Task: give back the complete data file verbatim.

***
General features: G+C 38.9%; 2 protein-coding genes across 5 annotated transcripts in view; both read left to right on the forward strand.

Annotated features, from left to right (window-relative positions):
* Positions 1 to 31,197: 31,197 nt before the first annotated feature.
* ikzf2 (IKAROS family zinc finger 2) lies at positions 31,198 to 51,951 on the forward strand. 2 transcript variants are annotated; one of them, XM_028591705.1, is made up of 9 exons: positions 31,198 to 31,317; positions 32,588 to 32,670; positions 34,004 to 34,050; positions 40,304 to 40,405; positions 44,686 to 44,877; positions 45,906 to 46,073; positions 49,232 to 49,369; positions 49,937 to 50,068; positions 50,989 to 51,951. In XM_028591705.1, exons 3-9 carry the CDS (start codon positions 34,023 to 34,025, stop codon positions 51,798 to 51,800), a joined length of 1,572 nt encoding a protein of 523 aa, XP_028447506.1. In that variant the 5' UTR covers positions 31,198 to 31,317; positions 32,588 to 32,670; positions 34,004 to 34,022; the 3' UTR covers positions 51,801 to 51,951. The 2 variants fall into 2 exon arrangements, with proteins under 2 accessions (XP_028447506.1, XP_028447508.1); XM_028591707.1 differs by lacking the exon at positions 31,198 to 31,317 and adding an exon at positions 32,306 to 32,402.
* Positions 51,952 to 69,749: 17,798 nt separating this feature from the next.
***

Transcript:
General features: G+C 38.9%; 2 protein-coding genes across 5 annotated transcripts in view; both read left to right on the forward strand.

Annotated features, from left to right (window-relative positions):
* Positions 1 to 31,197: 31,197 nt before the first annotated feature.
* ikzf2 (IKAROS family zinc finger 2) lies at positions 31,198 to 51,951 on the forward strand. 2 transcript variants are annotated; one of them, XM_028591705.1, is made up of 9 exons: positions 31,198 to 31,317; positions 32,588 to 32,670; positions 34,004 to 34,050; positions 40,304 to 40,405; positions 44,686 to 44,877; positions 45,906 to 46,073; positions 49,232 to 49,369; positions 49,937 to 50,068; positions 50,989 to 51,951. In XM_028591705.1, exons 3-9 carry the CDS (start codon positions 34,023 to 34,025, stop codon positions 51,798 to 51,800), a joined length of 1,572 nt encoding a protein of 523 aa, XP_028447506.1. In that variant the 5' UTR covers positions 31,198 to 31,317; positions 32,588 to 32,670; positions 34,004 to 34,022; the 3' UTR covers positions 51,801 to 51,951. The 2 variants fall into 2 exon arrangements, with proteins under 2 accessions (XP_028447506.1, XP_028447508.1); XM_028591707.1 differs by lacking the exon at positions 31,198 to 31,317 and adding an exon at positions 32,306 to 32,402.
* Positions 51,952 to 69,749: 17,798 nt separating this feature from the next.